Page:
Publication:
The Strategic Alternatives of the Gulf Cooperation Council (GCC) Disruption of Maritime Traffic in the Arabian Gulf as a result of Iranian Threats to Close the Strait of Hormuz.

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Authors
Al-Kaabi, Mohamed K.
Subjects
Gulf Cooperation Council (GCC)
Strait of Hormuz
Arabian Gulf
United Nations Convention on the Law Of the Sea (UNCLOS)
global trade
maritime shipping
OPEC
Petrodollar
Oil revenue
sea lines of communication (SLOC)
global interdependency
Disruption
territorial sea
innocent passage
transit passage
Iranian Revolution
Hegemony
Non-Proliferation Treaty (NPT)
International Atomic Energy Agency (IAEA)
nuclear weapons
fragile stability
Khaleejism Al-Khaljanah in Arabic
collective security
Joint Defense Agreement
Peninsula Force Shield
Maritime security
alliance.
Advisors
Looney, Robert E.
Kadhim, Abbas
Date of Issue
2012-03
Date
Mar-12
Publisher
Monterey, California. Naval Postgraduate School
Language
Abstract
The Arabian Gulf is a strategically significant region of the world with regard to the global energy supply chain as well as maritime trade and commerce. For the past three decades, the region and Strait of Hormuz, in particular, have witnessed major crisis, wars, and foreign intervention which lead to undermine the stability, peace, and security of the region. Since the collapse of Saddams regime, Iran found propitious opportunity to pursue a regional hegemony. In the name of its national security, nuclear ambitions, and protection of its self-interests, Iran has repeatedly threatened international passage, disrupted maritime shipping and interrupted oil flow through the Strait of Hormuz. On the other side, the Gulf Cooperation Council (GCC) has pursued a collective security approach to achieve balanced outcomes ensuring free oil flow, supporting stability, and maintaining security in this region. Despite these efforts, the situation remains tumultuous, confrontational and uncertain; therefore, the GCC must consider strategic alternatives to establish regional balance of power, achieve a sustainable stability, and ensure security in the Arabian Gulf region.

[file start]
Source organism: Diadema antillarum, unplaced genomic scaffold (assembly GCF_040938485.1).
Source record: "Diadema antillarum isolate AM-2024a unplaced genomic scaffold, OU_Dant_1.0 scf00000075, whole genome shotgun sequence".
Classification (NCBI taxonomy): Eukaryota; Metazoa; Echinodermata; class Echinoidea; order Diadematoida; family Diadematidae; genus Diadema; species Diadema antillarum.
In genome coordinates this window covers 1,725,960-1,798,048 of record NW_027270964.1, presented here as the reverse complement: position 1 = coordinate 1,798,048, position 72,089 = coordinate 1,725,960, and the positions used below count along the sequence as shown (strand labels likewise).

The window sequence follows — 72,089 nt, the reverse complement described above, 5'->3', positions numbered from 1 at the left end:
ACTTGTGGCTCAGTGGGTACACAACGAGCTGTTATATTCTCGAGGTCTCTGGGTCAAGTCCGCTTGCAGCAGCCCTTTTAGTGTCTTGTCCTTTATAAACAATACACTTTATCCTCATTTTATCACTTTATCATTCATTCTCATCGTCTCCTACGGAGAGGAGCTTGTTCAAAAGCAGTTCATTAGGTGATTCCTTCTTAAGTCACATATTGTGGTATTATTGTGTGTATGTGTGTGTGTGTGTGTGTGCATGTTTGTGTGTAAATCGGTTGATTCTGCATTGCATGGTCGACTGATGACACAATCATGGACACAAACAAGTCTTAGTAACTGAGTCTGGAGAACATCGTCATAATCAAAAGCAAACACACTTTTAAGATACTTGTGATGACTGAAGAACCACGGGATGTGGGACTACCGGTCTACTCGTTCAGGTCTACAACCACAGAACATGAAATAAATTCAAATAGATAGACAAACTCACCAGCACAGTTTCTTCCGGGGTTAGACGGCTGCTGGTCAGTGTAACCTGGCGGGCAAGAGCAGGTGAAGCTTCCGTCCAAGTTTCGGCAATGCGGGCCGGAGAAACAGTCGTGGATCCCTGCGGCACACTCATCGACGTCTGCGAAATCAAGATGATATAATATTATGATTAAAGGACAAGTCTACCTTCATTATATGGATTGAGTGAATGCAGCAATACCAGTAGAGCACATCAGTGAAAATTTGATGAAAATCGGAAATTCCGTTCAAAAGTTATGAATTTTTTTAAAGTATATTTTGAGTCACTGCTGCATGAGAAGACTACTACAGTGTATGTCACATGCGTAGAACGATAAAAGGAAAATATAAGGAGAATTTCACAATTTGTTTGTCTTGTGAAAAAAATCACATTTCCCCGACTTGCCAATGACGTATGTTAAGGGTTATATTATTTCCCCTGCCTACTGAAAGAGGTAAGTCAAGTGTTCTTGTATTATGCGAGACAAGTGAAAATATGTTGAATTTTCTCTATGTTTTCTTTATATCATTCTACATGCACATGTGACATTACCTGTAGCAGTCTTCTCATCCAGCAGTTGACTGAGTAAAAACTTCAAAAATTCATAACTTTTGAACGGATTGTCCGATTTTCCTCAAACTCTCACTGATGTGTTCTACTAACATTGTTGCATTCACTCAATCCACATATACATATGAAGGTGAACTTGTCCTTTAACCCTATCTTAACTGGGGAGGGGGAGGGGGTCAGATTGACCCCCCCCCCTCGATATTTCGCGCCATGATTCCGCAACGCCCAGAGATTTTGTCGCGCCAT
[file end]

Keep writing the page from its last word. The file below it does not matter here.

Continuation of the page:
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Thesis
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Department
National Security Studies (Middle East, South Asia, And Sub-saharan Africa)
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